which was available. Of course, that meant ignoring the fact that
some protective-use data were available, but were dismissed as
irrelevant or imprecise.
Kellermann and Reay (1986a:1557) concluded that "The
advisability of keeping firearms in the home for protection must be
questioned," even though "our files rarely identified why the
firearm involved had been kept in the home. We cannot determine,
therefore, whether guns kept for protection were more or less
hazardous than guns kept for other reasons" (1986a:1559). They
assumed protection based on surveys showing that three-fourths cite
protection as one reason for having a gun, although the same
surveys cite protection as the primary reason only one-quarter of
the time, although protection is more commonly the reason for gun
ownership in a metropolitan area like the one studied. The actual
reason for initial acquisition or continued ownership of firearms
involved in injuries remains open to research.
And Kellermann and Reay (1986b), responding to criticism that
their data counted only deaths to conclude that firearms were less
often used for protection than misused, and attempting to show that
surveys supported their conclusion, wrote: "In 1978, both the
National Rifle Association and the National [sic] Center for the
Study and Prevention of Handgun Violence sponsored door-to-door
surveys. Both included questions regarding firearms and violence
in the home....Taken together, these two polls suggest that guns
kept in homes are involved in unintentional deaths or injuries at
least as often as they are fired in self-defense." In fact, the
NRA-sponsored survey, while it asked about protective uses of
firearms, and whether the firearm was fired, did not ask about the
location of the incident, and did not ask any questions about
accidents. The survey commissioned by the Center did not ask
whether protective uses of guns involved their being fired, nor
where accidents occurred, although it did ask where protective
incidents occurred (the majority occurred outside the home). The
Center's protective-use questions were asked only of persons who,
at the time of the survey, owned handguns for protection. The
Kellermann and Reay conclusion is refuted by Kleck (1988). The
controversial study was followed by grants to Kellermann and his
associates, with each of the following studies deliberately
distorted to produce anti-gun factoids.
Factoid: The difference in Seattle and Vancouver homicide rates is
totally explained by there being five times more gun-related
homicides in the less restrictive American city, so the Canadian
gun law is saving lives. (Sloan, et al., 1988)
This study, one of a number where the lead or one of the
leading authors was Arthur Kellermann, compared homicide in
Vancouver, British Columbia, with homicide in Seattle. The authors
claimed the difference in handgun-related homicide totally
explained Seattle's higher homicide rate. In fact, for the non-
Hispanic Caucasians who account for over three-fourths of each
city's population, the homicide rates were virtually identical (6.2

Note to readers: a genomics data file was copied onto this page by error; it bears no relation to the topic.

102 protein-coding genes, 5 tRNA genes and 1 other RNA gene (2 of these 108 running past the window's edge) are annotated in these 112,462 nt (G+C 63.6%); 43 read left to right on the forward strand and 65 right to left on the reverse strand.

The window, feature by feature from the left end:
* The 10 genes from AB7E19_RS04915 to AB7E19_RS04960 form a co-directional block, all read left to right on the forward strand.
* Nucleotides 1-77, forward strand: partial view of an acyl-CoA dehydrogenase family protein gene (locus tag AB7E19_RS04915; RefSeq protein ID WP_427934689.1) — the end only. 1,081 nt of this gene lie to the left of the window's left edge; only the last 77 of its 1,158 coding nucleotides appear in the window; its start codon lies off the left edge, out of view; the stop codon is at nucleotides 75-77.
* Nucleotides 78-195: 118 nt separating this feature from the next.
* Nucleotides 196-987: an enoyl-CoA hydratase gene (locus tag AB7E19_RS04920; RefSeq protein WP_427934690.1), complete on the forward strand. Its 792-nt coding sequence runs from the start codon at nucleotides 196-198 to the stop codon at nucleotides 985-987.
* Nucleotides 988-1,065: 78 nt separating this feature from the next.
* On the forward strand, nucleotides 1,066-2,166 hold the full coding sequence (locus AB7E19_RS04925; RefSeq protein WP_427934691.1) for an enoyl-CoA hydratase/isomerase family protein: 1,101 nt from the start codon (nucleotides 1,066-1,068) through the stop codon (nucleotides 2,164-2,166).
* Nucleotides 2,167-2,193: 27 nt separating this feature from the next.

for Seattle and 6.4 -- insignificantly higher -- for Vancouver).
The difference was very high homicide rates for Seattle Hispanics
and blacks, who are few in Vancouver, and a high homicide rate
among Seattle's volatile Asian population, while Vancouver's Asian
population has a lower homicide rate than for non-Hispanic
Caucasians. Unscientifically, the authors "are disinclined to
calculate a summary odds ratio stratified by race," which would
allow a determination of whether ethnicity, rather than firearms,
explained the homicide rate differences. (Centerwall, 1991:1246)
Generally speaking, non-Hispanic Caucasians in the U.S. have
significantly higher rates of gun ownership than prevails among
Hispanics, blacks, and Asians.
The study assumed that, aside from handgun laws and handgun
availability, the two cities were quite similar, based on such
simplistic measures as the rough estimate by police of the
clearance rate for homicides, the sentence established by law for
unlawful carrying of firearms, and some aggregate economic data.
Again, the popular media have taken the assertion of similarities
and expressly declared the cities comparable in terms of
The Vancouver/Seattle comparison simply assumed the gun laws
were the primary differences between the two cities, an assumption
which is unjustified. A more thorough effort did find both lower
levels of handgun ownership and handgun involvement in homicides in
Canadian provinces than in bordering American states, but no
significant differences in homicide rates, except where two cities
demographically unlike anything in Canada -- New York and Detroit -
- were in the state bordering a Canadian province. (Centerwall,
1991) But that was not a test of law but availability.
One of the criticisms of the Seattle/Vancouver comparison --
with its conclusion that "Canadian-style gun control...is
associated with lower rates of homicide" (Sloan et al., 1988:1261)
-- was that no effort was made to determine how Canadian homicide
had changed since adopting the law as described in their article.
In fact, the homicide rate had risen slightly with handgun use
unchanged at about one-eighth of homicides. (Blackman, 1989) The